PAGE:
Emotions take over Onaway meeting
ONAWAY – Disagreement over Onaway city commissioners’ decision to eliminate the city police force boiled over at their meeting Monday, prompting one city official to call the sheriff.
Shortly after commissioners began addressing city business, Mayor Gary Wregglesworth called a recess due to repeated interruptions from audience members, City Manager Joe Hefele said. Prior to this, Commissioner Bernie Schmeltzer had made a comment to an audience member, prompting another to say something commissioners perceived as a threat.
Earlier in the meeting, Schmeltzer, Wregglesworth and other commissioners tried to respond to concerns raised by some members of the audience during public comment period, Schmeltzer said. They were interrupted repeatedly, and the disruptions continued until Schmeltzer asked audience member Connie Gibson, whom he incorrectly perceived as the source of one particular interruption, to “grow up.”
“In the 28 years that I’ve been an elected official, I’ve never faced the disrespect that I did from those people,” he said.
Gibson remembers the wording differently, she said. Although she couldn’t remember verbatim, she recalls Schmeltzer telling her to “shut her mouth,” and that she was “acting like a spoiled brat.”
Wregglesworth recalled hearing Schmeltzer saying something similar.
After Schmeltzer’s comment Gibson left, and another audience member made a remark Schmeltzer and others perceived as a veiled threat, according to accounts from Hefele, Schmeltzer and Wregglesworth.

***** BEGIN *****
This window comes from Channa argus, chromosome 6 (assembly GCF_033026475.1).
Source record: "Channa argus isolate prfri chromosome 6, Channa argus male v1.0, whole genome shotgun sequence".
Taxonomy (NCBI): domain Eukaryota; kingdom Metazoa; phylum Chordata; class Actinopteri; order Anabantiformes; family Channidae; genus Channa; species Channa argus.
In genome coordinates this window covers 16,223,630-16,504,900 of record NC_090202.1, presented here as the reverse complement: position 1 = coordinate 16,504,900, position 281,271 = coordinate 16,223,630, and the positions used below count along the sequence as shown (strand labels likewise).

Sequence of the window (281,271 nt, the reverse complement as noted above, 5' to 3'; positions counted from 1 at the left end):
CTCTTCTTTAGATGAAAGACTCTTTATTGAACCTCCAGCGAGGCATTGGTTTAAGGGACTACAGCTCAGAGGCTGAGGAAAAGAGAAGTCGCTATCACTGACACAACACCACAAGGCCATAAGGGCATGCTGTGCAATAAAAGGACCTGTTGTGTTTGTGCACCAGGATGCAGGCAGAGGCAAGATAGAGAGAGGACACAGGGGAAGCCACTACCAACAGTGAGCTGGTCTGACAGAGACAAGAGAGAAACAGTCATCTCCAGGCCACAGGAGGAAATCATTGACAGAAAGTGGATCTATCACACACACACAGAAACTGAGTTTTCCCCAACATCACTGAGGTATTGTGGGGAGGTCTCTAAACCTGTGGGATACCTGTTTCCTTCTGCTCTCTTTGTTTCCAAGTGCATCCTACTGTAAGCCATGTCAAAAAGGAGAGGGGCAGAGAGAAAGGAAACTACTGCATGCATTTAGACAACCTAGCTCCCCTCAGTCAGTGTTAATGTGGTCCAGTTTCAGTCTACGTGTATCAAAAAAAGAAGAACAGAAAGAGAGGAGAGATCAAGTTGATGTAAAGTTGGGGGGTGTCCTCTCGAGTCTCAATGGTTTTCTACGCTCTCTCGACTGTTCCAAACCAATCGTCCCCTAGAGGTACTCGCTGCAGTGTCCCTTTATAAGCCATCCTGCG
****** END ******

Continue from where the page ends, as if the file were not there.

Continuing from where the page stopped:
Judy Shaloy made the comment, she said. After Schmeltzer singled out Gibson, Shaloy stood up and told him he had no right to speak in such a manner to another man’s wife.
“I stood up and told him … ‘If my husband were here, he’d come across that table and deck you,'” she said, adding she and Gibson left the meeting together and didn’t return.
Both Schmeltzer and Wregglesworth said they remember Shaloy saying that Schmeltzer would be dead if her husband were there.
Shaloy rejects threatening anyone’s life, directly or otherwise, she said.
“No, absolutely not, never,” she said.
At that point, Wregglesworth called a recess and another commissioner called the Presque Isle Sheriff Department. Jim Gibson, Connie’s husband and former police chief, demanded an apology from Schmeltzer as he left, and deputies arrived some time later, after the meeting had resumed.
Schmeltzer said he thought the interruptions were coming from Gibson, but apparently came from Shaloy, he said. He apologized later in the meeting.
“I said if I had incorrectly named her, I shouldn’t have,” he said, adding he wished he had made a more general statement about not interrupting others, rather than demeaning an audience member.
Schmeltzer blamed the wear of negative public comments over the past several months for his own, but later said this did not excuse his reaction.
In the meeting’s aftermath, Connie Gibson believes there’s been too much mudslinging on both sides of the debate, she said. She still supports her husband and his former department, but believes people are sick of hearing it on both sides.
“Emotions are running high, and I don’t want people to think bad of our group,” she said.